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Fianna Fáil senator: 'I oppose this legislation because it is anti-women'

Jim Walsh was among those to contribute to the continuing debate on the Protection of Life during Pregnancy Bill this afternoon.

Jim Walsh
Jim Walsh
Image: Screengrab

SENATORS HAVE BEEN continuing their debate on the Protection of Life during Pregnancy Bill in the Seanad this afternoon with one Fianna Fáil senator warning that “once you open the door, it’s very hard to close”.

Fianna Fáil senator Mark Daly did not explicitly say whether or not he would support the legislation but highlighted a series of concerns he has with the bill, pointing to evidence in the UK and the US where abortion regimes are more liberal than originally intended.

“We all know, in our heart of hearts, that once you open a door it’s very hard to close,” he said, adding that there was “no easy answer, no answer that is 100 per cent correct”.

He said that one-in-five pregnancies in England ends in abortion and said that the changes introduced in the 1960s had been used by pro-choice advocates to “move the boundary forward” and introduce a more liberal abortion regime.

Senator Jim Walsh, also Fianna Fáil, said there was no evidence that abortion is a treatment for suicidality and claimed the bill is “anti-women”.

“I oppose this legislation because it is anti-women, it dis-empowers women,” he said, claiming that women from poorer socioeconomic groups will be most affected by it.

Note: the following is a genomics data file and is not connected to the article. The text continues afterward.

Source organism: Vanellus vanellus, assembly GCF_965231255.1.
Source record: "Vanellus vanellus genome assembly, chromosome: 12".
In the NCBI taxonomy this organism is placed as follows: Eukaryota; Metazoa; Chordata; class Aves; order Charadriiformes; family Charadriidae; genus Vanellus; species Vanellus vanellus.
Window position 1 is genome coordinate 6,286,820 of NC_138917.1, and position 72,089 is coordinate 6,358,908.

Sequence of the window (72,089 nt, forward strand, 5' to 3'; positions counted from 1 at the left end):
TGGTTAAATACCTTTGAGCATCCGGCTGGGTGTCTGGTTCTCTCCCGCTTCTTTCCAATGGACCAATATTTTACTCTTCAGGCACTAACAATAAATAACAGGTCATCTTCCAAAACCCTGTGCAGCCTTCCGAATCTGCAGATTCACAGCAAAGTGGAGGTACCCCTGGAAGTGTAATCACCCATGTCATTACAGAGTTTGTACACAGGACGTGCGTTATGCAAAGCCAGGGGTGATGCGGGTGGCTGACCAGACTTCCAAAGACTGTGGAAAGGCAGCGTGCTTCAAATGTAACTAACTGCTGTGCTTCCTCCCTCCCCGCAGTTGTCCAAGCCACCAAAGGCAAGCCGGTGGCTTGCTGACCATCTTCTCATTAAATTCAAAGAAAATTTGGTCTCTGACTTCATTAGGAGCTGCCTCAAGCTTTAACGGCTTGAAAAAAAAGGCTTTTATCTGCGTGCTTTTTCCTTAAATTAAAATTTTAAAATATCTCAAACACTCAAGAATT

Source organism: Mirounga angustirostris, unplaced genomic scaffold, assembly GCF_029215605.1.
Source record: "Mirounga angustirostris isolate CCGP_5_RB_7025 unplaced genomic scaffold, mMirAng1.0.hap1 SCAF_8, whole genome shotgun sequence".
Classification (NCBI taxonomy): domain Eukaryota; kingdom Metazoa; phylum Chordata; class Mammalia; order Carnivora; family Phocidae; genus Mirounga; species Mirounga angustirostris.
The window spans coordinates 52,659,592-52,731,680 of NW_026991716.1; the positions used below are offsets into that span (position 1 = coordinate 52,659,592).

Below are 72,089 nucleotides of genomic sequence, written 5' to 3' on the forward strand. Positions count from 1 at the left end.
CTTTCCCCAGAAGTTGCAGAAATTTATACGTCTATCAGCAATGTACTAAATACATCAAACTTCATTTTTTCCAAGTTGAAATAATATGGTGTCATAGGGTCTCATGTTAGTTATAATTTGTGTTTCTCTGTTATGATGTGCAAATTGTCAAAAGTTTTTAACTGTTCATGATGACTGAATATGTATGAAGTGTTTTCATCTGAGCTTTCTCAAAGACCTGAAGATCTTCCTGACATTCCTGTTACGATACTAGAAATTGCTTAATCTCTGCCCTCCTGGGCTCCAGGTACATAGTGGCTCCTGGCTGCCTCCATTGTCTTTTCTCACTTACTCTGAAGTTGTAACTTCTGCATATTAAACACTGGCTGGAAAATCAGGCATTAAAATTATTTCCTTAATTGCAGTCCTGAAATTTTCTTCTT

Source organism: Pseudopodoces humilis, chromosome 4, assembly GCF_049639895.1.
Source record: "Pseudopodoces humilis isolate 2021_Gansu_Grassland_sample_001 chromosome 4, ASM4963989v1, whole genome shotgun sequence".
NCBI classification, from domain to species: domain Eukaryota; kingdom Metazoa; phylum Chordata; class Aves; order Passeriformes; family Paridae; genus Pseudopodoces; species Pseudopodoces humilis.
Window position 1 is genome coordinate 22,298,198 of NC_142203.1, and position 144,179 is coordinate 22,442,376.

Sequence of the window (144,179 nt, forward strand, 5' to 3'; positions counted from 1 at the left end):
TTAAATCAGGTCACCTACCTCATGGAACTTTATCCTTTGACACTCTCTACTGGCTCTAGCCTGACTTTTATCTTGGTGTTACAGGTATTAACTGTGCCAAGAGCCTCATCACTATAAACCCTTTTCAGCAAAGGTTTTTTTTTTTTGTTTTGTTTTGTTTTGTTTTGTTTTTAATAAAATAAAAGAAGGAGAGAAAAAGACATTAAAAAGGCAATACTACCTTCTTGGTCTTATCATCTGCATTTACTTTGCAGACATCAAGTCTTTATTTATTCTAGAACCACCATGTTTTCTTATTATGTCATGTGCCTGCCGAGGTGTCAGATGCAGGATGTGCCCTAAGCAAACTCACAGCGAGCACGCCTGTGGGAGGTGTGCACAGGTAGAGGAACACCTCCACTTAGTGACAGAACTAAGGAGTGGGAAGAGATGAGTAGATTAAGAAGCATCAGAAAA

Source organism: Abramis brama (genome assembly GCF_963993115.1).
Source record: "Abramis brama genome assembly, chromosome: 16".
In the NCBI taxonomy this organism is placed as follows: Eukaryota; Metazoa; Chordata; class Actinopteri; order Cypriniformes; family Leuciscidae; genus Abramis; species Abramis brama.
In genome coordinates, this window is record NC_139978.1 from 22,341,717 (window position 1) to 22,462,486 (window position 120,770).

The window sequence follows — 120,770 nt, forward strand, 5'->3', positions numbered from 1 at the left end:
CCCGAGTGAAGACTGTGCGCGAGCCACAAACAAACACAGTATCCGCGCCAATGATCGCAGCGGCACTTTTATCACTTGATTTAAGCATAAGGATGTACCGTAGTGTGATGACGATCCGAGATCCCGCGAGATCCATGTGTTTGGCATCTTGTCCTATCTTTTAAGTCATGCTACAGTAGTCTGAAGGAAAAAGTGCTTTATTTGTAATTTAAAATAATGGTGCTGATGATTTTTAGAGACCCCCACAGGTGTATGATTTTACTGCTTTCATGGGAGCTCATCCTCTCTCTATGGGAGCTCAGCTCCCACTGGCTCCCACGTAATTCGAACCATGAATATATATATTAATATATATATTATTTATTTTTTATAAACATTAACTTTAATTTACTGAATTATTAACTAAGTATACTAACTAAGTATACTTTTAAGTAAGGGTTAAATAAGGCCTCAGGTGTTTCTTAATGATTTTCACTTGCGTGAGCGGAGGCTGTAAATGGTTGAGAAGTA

“Is this medieval, barbaric procedure the best we can offer a woman who has an unwanted pregnancy?” he said.

Walsh later referred to actress actress Shelley Winters, who had regretted an abortion. He also said that singer Nicole Appleton and celebrity Sharon Osbourne had spoken of their “heartbreak” after obtaining abortions.

He then graphically described the various methods of abortions.

‘Huge leap of faith’

Earlier, Fine Gael senator Martin Mullins said he had asked for a free vote and for the legislation to be delayed but he accepted that the Taoiseach had a duty to uphold the Constitution.

“I am taking a huge leap of faith in deciding to support the legislation,” he said, adding that he trusted women and doctorss that they would not circumvent the bill.

He later added: “Women will make their own decisions and none of us in this house know what decision we would make if we are in a crisis situation.”

Another Fine Gael senator Martin Conway said that women travelling abroad for terminations “has shamed us as a nation” saying that legislators had not dealt with the problem.

Conway said that he was “totally uncomfortable with a scenario where there is abortion on demand” but added “we are relying on another jurisdiction to solve our problems.”

Former Olympian Eamonn Coghlan , a Fine Gael senator, spoke of the abuse he had received at home and in work in recent weeks and months.

The first vote on the second stage of the legislation is due at around 5pm.

‘With a heavy heart’: Fine Gael senator confirms she won’t support abortion bill

Read: Which Senators are going to vote against the abortion bill?

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Hugh O'Connell

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